Yellowstone Winter, Part II: Snow and Sun Dogs

Sun Dogs and Halo Over Sepulcher MountainThe author of Skywatch West: The Complete Weather Guide, introduces the chapter on halos and sundogs with a quote from Shakespeare's Henry VI, "Dazzle mine eyes, or do I see three suns?" Today, I was rewarded for venturing outside in below zero temperatures with the dazzling sight of the three-sun phenomena, called parhelia (Greek for 'beside the sun') or more commonly sundogs.

During my stroll up Old Gardiner Road, I had an excellent view of one of the sundogs over Sepulcher Mountain; the red and bluish light banished the whiteness of cirrus clouds, opening a door into the sky. At one point, it appeared that I could step through that door from the top of Sepulcher into a wondrous universe--and I was tempted to try.

Sun dog in Tuolumne MeadowsIce crystals refracting the sunlight create sun dogs and halos. The two hexagonal crystal types most likely to create these optical phenomena are shaped like six-sided wafers and columnar pencils. Both have eight surfaces capable of refracting light. As depicted in the photo with this entry, sundogs and halos can accompany each other.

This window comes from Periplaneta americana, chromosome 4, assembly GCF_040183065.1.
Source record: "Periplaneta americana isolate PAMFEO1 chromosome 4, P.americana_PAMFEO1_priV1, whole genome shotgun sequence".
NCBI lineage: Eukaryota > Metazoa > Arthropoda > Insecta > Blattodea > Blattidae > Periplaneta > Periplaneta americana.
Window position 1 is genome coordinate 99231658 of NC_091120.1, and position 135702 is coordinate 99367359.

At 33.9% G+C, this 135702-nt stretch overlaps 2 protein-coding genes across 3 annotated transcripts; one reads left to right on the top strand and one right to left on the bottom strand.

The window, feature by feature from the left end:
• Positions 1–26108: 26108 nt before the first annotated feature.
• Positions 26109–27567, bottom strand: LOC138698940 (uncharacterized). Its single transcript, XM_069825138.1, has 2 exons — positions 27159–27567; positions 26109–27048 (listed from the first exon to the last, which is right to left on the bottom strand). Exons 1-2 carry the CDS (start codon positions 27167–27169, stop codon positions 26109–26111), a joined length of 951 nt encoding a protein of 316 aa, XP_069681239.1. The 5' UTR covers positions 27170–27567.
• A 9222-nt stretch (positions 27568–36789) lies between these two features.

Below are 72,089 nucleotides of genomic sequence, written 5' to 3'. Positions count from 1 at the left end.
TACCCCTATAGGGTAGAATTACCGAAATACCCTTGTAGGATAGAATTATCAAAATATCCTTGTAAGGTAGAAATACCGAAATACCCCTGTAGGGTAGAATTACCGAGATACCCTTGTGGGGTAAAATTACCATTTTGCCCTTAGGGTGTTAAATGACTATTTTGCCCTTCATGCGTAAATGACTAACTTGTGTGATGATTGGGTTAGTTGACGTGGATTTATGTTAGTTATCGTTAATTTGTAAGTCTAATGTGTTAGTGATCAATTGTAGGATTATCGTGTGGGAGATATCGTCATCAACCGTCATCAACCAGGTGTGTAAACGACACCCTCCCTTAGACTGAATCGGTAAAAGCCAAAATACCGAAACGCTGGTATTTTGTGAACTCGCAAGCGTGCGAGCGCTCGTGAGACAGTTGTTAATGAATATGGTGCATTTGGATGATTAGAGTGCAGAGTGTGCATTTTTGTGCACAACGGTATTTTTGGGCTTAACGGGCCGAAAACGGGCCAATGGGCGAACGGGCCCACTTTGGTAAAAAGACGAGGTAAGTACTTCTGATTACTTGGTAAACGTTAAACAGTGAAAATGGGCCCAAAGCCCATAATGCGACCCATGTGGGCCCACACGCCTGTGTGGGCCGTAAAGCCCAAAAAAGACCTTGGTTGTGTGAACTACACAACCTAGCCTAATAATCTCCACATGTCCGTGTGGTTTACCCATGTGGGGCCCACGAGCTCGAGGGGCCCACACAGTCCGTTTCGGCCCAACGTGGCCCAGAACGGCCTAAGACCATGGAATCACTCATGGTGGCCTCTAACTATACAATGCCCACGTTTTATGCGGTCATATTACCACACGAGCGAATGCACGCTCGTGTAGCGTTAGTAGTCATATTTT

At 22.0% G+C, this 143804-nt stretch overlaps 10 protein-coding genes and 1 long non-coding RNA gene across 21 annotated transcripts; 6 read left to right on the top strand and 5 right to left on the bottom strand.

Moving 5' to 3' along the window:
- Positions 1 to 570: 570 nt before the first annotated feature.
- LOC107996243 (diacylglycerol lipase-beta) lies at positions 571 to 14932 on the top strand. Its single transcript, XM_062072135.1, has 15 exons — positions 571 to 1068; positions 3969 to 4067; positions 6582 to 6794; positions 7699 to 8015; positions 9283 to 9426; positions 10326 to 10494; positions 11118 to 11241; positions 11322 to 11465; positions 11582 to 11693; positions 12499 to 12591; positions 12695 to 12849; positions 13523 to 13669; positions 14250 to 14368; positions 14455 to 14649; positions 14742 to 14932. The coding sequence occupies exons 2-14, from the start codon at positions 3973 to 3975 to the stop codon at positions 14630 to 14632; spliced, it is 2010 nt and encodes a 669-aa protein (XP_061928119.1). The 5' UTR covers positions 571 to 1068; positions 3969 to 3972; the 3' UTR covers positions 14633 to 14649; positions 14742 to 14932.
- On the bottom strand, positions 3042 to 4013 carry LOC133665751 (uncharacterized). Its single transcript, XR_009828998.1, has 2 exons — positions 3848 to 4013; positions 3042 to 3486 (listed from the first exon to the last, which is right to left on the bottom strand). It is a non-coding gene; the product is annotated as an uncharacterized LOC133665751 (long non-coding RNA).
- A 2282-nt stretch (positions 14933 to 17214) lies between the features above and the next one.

Sundogs appear in a diverse cross-section of history and literature, as a entry in Wikipedia demonstrates. Artistole's work mentions "two mock suns," and Cicero's On the Republic examines the parhelion. In The War of the Roses, the appearance of sundogs was viewed as an omen of victory for the Yorkists.

In modern times, sundogs appear in Nabakov's novel, Pale Fire, provides the title for a Stephen King novella and Jack London short story, and even warrant a mention in the rock group Rush's song "Chain Lightning" (band member Neil Peart is a weather fanatic).

Being a dog-lover, I wanted to know the origin of the name and oddly enough most of my weather books remained mute on the topic. But I dug up the answer in my Weatherwise magazine archives (yes, I am that much of a weather geek). In the November 2002 issue, author Stephen Wilk answers the question 'whose dogs are the sun dogs?' in the article "Every Dog Has Its Day." He provides a few explanations, one of them being that the Germanic sky god Odin possessed two hounds/wolves, Geri (Ravener) and Freki (Glutton).

For more information on sun dogs, you can read an excellent description on The Weather Doctor's site.